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Ground Zero

March 8, 2010

All of these images were made within a ten minute time span. I’ve never specifically made a trip to Ground Zero. I was just passing by. The sky was for me uncommon, but I live in Southern California so cloud cover is a rarity. Walking within a block of this place and you could feel a palpable sense of unease. There were lookers and onlookers and watchers and viewers, all trying to make peace with the place, the event, etc. I also noticed there were a few eyes on me, wondering eyes, which I see far more of these days, so I made myself quiet.

There was a majesty to the cranes operating and this place holds a sense of power. Perhaps it always did, but in another way. Everyone it seemed needed to catch a peak, to see a little more, even those you would least expect to climb a fence or peak through a hole.

About a half an hour ago I wrote something that I think does justice to this place, and before I could save it, my internet connect went out and I didn’t notice. So when I went to save the post, it was gone. Completely gone. Normally I can remember exactly what I wrote, but this stuff just came pouring out and I can’t remember a single line of it. Not a single line. Maybe it was my internal purge? I sat here and tried to reboot my brain but it just didn’t work. It was as if the thoughts I had put down were not even mine.

Looking back, what I find remarkable is the invisible wall surrounding this place. Sure there are screens, and gates, and fences, and barriers and warning signs, etc, but there is also an invisible line you cross when you even get close to this place. I’m not well versed in Manhattan at all. I’ve been there many times, but always for business and I come and go to the places I need and then depart. I’ve never really explored. Rounding a street corner, making my way back uptown I just felt something. I would imagine it is a combination of ingredients. The physical structure yes, but also the feelings of other people around me. You can feel their experience and their reaction. I honestly didn’t know where I was. And then suddenly I did.

Cashio Street. Los Angeles. Where I was that day. Three hours behind in the global clock, but just happened to turn on my television. “Hey honey, you should come take a look at this.” My first response was not the attack, the buildings coming down or the death toll. I found myself looking into the future, our collective future, and having a vision of a new world. I saw a chain of events. I saw armies and desolate places. Just brief flashes and blips, incoherent pulses trying to paint a picture.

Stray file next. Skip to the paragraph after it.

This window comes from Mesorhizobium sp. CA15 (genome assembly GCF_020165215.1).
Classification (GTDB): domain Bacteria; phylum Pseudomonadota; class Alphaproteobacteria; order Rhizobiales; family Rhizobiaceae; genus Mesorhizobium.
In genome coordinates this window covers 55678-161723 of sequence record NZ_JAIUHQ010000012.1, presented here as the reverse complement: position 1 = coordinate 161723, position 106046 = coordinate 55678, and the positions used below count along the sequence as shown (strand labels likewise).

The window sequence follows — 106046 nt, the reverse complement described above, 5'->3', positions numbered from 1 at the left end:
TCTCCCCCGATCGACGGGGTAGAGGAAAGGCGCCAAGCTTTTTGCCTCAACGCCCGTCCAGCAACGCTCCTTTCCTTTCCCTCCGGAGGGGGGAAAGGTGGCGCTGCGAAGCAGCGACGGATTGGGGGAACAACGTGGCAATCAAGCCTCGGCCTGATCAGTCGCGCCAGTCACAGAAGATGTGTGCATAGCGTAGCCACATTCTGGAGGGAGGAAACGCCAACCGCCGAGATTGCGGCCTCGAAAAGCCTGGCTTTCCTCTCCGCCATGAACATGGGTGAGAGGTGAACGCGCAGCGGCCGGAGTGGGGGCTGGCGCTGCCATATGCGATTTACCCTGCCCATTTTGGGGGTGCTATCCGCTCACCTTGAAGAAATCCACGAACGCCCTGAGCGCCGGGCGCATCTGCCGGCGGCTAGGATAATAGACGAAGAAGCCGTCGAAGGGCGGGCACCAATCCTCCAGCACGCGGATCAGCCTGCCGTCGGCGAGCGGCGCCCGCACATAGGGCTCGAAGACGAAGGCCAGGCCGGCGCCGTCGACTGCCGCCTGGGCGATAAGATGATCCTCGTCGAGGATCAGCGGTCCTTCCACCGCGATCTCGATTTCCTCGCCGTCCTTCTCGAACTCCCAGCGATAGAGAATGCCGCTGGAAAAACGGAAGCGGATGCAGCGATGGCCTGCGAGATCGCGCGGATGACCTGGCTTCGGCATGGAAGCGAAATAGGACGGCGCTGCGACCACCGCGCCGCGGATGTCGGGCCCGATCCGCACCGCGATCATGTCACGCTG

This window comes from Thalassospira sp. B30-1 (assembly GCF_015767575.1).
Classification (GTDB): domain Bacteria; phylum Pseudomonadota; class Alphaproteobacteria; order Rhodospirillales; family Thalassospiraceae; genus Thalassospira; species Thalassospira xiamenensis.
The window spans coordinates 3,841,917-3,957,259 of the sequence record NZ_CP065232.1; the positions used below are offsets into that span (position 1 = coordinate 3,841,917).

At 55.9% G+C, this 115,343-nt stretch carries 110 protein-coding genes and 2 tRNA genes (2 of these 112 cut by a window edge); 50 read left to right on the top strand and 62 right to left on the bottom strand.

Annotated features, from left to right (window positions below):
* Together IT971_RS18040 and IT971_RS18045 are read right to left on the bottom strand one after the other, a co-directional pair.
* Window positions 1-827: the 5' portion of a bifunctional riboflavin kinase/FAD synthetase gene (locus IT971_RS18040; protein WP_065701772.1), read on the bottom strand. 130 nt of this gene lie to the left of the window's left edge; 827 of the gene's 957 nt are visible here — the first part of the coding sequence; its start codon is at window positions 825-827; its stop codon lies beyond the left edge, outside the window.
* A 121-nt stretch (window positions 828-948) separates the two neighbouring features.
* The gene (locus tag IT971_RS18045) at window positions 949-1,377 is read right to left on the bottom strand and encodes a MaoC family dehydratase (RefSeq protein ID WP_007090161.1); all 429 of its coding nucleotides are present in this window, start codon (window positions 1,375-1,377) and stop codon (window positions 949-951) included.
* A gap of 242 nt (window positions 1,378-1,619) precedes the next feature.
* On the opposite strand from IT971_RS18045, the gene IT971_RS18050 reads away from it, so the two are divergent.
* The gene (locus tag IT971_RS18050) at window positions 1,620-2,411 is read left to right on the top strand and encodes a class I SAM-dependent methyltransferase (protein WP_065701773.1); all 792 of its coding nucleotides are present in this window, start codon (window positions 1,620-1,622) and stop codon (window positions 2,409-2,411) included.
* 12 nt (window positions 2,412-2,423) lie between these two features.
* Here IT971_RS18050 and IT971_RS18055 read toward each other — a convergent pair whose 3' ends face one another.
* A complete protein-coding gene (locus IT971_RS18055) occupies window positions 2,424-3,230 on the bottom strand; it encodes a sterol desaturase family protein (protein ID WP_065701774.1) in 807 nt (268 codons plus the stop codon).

When I return to New York I’m going to return to this place once again. I don’t know if I’ll shoot more images, but I just want to feel it again.

7 Comments leave one →
  1. March 9, 2010 8:27 am

    Like these a lot and it does remind me of the trip to NY several years ago and our visit to the site.

    • March 9, 2010 6:15 pm

      Thanks. I like a couple of them. Such a strong feeling in that place.

  2. David Wissinger permalink
    March 9, 2010 6:45 pm

    I went there a lot for business prior to 9/11. Attended many conferences atop the WTC, and often find myself remembering the dramatic view. Haven’t been back since 9/11, but I imagine it would be an eerie experience to see the place so transformed. Dan, the image of the plane and the clouds is remarkable.

  3. March 9, 2010 6:48 pm


    I was never in the buildings before, not that I recall anyway. The sky this particular day was remarkable. I get so used to ZERO cloud cover that anything in the sky normally gets me to stop and look.

    • David Wissinger permalink
      March 9, 2010 8:30 pm

      This time of year in Northern CA there are a lot of cool clouds. Some days it’s a real show the way they change all day long. Come summer, nada.

  4. March 16, 2010 2:02 pm

    I was there on Sep 29th on business for Kodak. Working on a press at a print shop where they were printing posters of pictures honoring men and women from their local firehouse who had perished just a few weeks prior.

    I had been to NYC before and found it cold, uninviting, and, to tell the truth, a bit scary. But on this trip everything was different. A policeman on every corner. Everyone smiled and said “Hello” to you on the street. There was a camaraderie between strangers created by a common shared experience.

    That feeling still exists for me when I go back there. It’s now one of my favorite places to go back to. Great pics, Dan!

    • March 16, 2010 5:09 pm


      It is odd how that event did bring a togetherness. Many events like that do and the hope is to see it continue. We get distracted cause there is a lot to distract us, but when we are more together as a people….well, that’s just the best thing we can have.

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